Correctness: The claims and the method seem correct.

Clarity: The paper is well written and easy to follow. I did not understand the visualization of Figure 4(a), I am not sure what is the difference between the axes, and what insights should we take from this figure.

Relation to Prior Work: The paper seems very related to [29] - "Neural execution of graph algorithms" (Velickovic et al., ICLR'2020). Although the paper mentions [29] and discusses the similarities between them, the paper does not discuss the *differences* between them. Why does NEE perform better than [29] in generalizing to longer sequences? What is the key ingredient compared to [29]? As stated above, the empirical comparison between this paper and [29] is indirect and not performed in the same settings and the same data.

Reproducibility: Yes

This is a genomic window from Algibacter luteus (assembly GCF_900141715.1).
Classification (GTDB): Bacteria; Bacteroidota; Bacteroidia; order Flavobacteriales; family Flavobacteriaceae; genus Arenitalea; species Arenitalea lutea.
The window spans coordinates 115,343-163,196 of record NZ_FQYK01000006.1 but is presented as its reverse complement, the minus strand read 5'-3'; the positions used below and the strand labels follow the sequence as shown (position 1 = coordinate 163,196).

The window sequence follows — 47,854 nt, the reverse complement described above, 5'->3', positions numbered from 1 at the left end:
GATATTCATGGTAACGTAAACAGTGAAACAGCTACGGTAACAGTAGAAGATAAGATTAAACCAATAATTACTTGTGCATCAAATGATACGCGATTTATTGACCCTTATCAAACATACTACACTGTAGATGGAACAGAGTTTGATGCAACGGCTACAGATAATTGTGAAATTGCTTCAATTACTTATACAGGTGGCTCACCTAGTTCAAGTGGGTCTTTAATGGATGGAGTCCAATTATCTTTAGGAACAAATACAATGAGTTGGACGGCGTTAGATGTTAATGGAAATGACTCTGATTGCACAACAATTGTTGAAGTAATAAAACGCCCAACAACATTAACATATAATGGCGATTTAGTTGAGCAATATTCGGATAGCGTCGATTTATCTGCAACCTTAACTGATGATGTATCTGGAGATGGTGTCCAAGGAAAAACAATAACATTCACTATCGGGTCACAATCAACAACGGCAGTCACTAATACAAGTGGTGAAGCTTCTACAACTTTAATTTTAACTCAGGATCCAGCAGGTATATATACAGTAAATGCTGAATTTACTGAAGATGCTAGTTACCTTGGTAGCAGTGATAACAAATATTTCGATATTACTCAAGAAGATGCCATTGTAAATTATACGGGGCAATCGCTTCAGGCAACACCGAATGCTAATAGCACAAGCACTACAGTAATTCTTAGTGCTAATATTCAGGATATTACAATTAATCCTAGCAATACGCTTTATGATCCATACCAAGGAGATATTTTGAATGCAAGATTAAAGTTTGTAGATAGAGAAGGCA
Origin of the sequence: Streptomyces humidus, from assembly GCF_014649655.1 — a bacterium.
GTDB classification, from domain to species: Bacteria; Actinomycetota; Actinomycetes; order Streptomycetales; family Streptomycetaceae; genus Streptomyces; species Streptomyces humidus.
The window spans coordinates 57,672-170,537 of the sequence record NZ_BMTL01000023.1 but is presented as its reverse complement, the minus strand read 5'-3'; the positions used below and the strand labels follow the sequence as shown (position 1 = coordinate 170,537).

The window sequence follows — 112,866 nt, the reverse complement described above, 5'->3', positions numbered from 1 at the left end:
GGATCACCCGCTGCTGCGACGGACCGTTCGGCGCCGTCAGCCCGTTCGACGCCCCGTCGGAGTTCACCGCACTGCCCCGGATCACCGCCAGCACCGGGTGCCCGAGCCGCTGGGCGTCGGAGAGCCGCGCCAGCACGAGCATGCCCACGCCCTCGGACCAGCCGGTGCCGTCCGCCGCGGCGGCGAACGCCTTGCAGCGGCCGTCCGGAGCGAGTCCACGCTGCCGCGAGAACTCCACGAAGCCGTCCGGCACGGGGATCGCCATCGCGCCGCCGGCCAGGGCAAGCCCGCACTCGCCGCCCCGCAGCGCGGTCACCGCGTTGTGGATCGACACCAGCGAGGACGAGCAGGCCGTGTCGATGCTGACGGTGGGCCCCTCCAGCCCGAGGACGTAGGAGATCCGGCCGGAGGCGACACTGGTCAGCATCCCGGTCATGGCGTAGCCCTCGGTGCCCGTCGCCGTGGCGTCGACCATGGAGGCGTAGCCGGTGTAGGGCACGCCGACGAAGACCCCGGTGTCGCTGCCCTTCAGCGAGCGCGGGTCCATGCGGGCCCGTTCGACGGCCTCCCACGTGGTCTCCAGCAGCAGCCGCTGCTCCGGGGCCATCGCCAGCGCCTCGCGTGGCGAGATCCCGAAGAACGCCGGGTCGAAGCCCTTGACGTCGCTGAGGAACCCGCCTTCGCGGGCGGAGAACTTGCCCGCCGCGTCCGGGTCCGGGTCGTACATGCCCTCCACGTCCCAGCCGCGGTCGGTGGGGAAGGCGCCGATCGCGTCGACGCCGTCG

Additional Feedback: The authors submitted their code which is good for facilitating future research. Additional minor comments: * Some fonts in Figure 1 are unreadable * Figure 5 is very nice visually, but does not add new information or insight - isn't it expected that close numbers will be close in the PCA visualization? ==================================== Post-discussion ==================================== I think that the rhetoric arguments of this paper need to be phrased differently. For example, from the authors' response: "Generalization and strong generalization on out-of-distribution data (co-variate shift) are fundamentally unsolved problems in both machine learning" This is true, but generalization in the classical sense of machine learning is *not* what this paper addresses. I think that the paper addresses the question of: "whether neural models can learn algorithmic subroutines" and *not*: "whether neural models can achieve generalization" (or, as phrased in the authors' response: "Our primary objective with this paper is to establish whether strong generalization can be achieved") Because if we know the underlying algorithm/subroutines and the neural model learns to mimic it - this is not generalization, because the underlying algorithm is a perfect generalized by definition. So my point is that the authors' research question of "whether strong generalization can be achieved" is trivial: is, of course it can be achieved, if your model is/mimics the algorithm. I overall think that this is an interesting paper and (one of) the first to use transformers and pointerst to address algorithmic problems. Thus, I am keeping my score of 6. * Minor - I commented before that Figure 5 doesn't add any new information (and is thus redundant). Figure-R1 suffers again from the same problem: very nice visually, but totally expected and unnecessary (and takes space).